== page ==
The web does matter. Just not in the way you think it does. And not in the way it has been sold to you either. Start building powerful digital experiences for your audience. I’m not here to sell you on blogging, or video, or IDX, or Pinterest. That’s not what this is about. But it is about putting your flag in the ground and staking claim on your digital stronghold, whatever it may be…it needs to be yours and it needs to resonate with your users.

Make the digital experience match the real world experience. My old firm is missing out. No doubt in my mind. Imagine if they could translate their value from the real world into the digital world. If they optimized their assets.

You will need help. Work with people who want to empower you and not with people who want to leverage you.

Run your business like a boss

Run your business like a boss. Get organized. Measure smartly. Remove friction from all of your processes. Start treating real estate like the intricate business that it is. Spend time developing and analyzing marketing, processes, and experiences that make sense and translate into higher profit margins.

It might be expensive to build and protect this castle in the sand. Maybe. Maybe not. Maybe it’s your only choice. Stop letting consumers find you in the weird creepy corners of the internet. Be the local authority and fly your flag high. Deliver superior service. Maintain local context. Leverage technology. Rinse and repeat.

Or be the creepy guy in the sidebar.

The choice is yours.

Greg is the principal owner of Fischer Real Estate Services, a Fort Worth firm specializing in customer value and community enrichment. He's also an MBA at TCU, and a proud member of the Naval Reserves. In his spare time - he sleeps.

Continue Reading
Advertisement
21 Comments

21 Comments

  1. annarborrealtor

    October 31, 2012 at 6:10 pm

    Welcome to AG Greg!

    • Greg Fischer

      November 1, 2012 at 12:44 am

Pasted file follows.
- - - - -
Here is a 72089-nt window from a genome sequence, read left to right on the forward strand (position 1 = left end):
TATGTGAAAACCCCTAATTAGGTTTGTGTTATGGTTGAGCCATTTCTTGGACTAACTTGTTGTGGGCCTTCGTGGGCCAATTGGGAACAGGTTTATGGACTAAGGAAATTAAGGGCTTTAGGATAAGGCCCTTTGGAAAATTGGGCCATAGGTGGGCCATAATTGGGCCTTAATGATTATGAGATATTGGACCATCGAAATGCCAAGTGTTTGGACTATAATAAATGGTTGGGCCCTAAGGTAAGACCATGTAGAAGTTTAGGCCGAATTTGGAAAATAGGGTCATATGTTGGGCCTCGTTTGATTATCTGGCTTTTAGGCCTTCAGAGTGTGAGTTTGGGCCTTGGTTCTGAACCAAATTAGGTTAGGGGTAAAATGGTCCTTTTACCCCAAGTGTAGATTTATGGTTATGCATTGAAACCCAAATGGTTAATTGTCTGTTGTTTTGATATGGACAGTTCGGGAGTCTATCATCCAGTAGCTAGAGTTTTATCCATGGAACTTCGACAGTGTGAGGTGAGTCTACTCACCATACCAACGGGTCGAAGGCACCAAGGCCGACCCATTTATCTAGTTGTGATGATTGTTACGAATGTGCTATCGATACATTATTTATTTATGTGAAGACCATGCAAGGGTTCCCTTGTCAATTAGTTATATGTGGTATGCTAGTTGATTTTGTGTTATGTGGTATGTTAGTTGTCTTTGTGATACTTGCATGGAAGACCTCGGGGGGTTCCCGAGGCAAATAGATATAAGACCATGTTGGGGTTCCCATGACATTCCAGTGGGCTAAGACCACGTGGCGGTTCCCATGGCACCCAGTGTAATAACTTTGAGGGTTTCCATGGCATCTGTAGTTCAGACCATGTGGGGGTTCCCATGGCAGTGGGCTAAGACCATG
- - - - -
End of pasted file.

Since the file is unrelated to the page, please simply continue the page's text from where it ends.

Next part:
@annarborrealtor thanks Missy, stoked to be here

  2. kenbrand

    October 31, 2012 at 6:46 pm

    Just say no to Bozo.  I love it and I”m looking forward to hearing more from you Greg.  What do you think about Zillow and foreclosures?  Ahhhh haaaaa haaaa.  Never mind.  Cheers my man, welcome to AG.

    • Greg Fischer

      November 1, 2012 at 12:48 am

      @kenbrand haha Ken. Bozo is a clown, and I hate clowns. Ken – you looking forward to hearing from me is like Sinatra saying he looks forward to hearing Justin Bieber sing. I will do my best to bring my best, thank you for laying the groundwork.
       
      Zillow and foreclosures! You want my thoughts? Free thoughts with the purchase of a home in Fort Worth ($1 million minimum)

  3. ericaramus

    October 31, 2012 at 10:55 pm

    Great first editorial on AG Greg! Keep them coming… I am looking forward to reading your posts.

    • Greg Fischer

      November 1, 2012 at 12:50 am

      @ericaramus Erica! Thanks for stopping by. More to come.

  4. karriflatla

    November 1, 2012 at 1:30 am

    I’ve always said: when people don’t know any better … they turn to the Internet and do really bad things.
     
    The Realtor Web State of the Union is in a bad way I’m afraid.
     
    It *should* be sorta kinda straightforward how to create compelling, conversational value online, value that compliments the offline promise. But for myriad reasons — including all the nutty marketing “lessons” real estate agents continue to consume — our industry isn’t getting it.